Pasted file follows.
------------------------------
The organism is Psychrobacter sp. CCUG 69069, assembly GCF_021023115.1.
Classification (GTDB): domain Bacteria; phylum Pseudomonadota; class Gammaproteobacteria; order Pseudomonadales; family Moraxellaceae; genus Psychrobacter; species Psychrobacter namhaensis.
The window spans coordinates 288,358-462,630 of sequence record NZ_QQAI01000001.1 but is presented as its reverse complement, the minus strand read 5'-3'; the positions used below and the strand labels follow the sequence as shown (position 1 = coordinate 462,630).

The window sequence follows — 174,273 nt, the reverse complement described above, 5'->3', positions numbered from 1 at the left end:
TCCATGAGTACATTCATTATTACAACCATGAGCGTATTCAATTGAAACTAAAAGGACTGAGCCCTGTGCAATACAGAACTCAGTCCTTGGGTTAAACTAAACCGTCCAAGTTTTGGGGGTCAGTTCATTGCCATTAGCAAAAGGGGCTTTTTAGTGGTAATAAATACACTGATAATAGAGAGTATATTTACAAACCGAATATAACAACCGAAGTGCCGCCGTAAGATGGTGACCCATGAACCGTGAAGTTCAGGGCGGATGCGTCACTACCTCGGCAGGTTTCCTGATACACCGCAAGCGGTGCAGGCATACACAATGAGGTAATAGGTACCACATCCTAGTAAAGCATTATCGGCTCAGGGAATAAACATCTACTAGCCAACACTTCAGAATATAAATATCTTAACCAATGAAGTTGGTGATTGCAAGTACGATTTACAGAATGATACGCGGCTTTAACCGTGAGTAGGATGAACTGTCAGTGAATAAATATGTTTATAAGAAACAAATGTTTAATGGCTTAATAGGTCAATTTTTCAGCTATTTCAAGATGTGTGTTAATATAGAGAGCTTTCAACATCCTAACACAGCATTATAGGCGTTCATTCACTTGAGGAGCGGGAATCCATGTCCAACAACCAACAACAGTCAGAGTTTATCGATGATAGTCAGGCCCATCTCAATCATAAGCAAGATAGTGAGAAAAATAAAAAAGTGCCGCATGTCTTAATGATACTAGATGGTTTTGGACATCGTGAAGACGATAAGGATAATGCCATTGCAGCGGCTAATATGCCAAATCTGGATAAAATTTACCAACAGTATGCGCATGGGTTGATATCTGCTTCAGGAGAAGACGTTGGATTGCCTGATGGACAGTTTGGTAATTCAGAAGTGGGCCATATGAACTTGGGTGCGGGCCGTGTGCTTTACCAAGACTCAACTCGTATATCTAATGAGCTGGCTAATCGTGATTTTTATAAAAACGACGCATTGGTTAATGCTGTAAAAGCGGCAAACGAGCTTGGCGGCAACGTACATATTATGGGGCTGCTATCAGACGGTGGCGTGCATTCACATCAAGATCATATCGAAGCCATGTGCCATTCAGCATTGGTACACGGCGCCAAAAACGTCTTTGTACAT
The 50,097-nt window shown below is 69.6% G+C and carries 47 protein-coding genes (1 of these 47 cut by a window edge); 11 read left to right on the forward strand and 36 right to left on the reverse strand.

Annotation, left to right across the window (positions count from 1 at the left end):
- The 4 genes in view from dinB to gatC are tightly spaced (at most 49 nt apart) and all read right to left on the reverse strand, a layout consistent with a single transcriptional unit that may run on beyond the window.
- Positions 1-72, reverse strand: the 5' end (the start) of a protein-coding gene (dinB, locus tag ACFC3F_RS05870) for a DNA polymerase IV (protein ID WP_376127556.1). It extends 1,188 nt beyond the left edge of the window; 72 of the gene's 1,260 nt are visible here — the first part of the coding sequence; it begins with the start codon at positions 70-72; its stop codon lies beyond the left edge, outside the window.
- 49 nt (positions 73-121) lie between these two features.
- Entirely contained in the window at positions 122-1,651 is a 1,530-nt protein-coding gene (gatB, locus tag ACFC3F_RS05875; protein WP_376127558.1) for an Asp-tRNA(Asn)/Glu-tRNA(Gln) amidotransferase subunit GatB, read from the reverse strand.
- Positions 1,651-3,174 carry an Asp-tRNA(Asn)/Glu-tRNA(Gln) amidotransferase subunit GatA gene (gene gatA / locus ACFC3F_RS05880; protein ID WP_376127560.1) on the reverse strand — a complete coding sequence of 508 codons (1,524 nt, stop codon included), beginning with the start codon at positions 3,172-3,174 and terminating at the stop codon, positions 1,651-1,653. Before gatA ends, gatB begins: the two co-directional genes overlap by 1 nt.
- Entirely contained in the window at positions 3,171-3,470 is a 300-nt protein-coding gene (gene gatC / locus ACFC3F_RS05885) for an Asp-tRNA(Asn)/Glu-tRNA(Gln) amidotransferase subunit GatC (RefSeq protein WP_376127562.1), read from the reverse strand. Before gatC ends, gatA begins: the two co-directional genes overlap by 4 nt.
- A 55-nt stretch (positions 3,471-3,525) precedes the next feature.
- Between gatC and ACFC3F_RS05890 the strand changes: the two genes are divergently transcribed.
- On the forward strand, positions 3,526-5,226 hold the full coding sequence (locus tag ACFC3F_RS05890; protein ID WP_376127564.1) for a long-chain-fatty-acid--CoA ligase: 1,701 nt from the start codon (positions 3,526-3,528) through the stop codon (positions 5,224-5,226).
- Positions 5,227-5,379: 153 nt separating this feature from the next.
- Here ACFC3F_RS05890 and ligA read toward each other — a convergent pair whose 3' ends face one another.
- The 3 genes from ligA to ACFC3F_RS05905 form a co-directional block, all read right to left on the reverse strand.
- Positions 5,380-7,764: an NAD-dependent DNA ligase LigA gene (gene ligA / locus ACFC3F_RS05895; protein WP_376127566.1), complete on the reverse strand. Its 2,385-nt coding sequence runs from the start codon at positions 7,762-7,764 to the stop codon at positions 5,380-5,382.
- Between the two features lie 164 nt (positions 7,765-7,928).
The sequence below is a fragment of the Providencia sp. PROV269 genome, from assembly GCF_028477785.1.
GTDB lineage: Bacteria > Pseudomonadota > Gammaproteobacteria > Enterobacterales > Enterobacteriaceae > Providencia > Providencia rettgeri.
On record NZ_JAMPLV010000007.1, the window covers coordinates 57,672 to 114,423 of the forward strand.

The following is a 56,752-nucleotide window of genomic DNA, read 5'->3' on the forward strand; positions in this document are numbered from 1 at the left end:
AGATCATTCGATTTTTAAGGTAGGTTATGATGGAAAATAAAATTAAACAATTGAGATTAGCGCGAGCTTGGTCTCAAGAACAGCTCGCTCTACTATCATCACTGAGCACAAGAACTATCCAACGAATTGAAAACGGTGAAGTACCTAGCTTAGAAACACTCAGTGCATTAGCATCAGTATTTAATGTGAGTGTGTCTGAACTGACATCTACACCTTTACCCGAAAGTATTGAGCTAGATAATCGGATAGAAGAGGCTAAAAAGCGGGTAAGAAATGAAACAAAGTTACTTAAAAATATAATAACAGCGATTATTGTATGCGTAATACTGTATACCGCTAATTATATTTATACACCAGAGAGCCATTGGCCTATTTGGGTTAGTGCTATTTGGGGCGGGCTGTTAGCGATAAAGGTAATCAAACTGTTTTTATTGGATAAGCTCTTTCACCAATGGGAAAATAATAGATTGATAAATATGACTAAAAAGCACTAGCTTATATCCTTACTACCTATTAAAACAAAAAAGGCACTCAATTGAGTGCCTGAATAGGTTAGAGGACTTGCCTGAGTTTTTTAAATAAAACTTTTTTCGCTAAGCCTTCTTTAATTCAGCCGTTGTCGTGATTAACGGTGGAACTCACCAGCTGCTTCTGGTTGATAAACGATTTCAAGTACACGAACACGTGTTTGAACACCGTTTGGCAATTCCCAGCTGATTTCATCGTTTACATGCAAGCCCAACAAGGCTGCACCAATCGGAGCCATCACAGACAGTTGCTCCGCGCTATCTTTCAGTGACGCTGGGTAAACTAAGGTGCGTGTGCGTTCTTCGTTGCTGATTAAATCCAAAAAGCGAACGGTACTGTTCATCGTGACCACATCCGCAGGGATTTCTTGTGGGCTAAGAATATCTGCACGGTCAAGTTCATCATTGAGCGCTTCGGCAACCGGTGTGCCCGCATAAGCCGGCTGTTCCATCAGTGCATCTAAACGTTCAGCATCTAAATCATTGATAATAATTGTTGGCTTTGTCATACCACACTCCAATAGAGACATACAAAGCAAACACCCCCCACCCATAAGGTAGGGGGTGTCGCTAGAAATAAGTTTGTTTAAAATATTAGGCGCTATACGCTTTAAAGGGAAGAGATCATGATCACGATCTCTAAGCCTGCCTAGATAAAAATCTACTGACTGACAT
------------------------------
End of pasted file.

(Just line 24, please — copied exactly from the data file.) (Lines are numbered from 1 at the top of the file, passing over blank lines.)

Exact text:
On record NZ_JAMPLV010000007.1, the window covers coordinates 57,672 to 114,423 of the forward strand.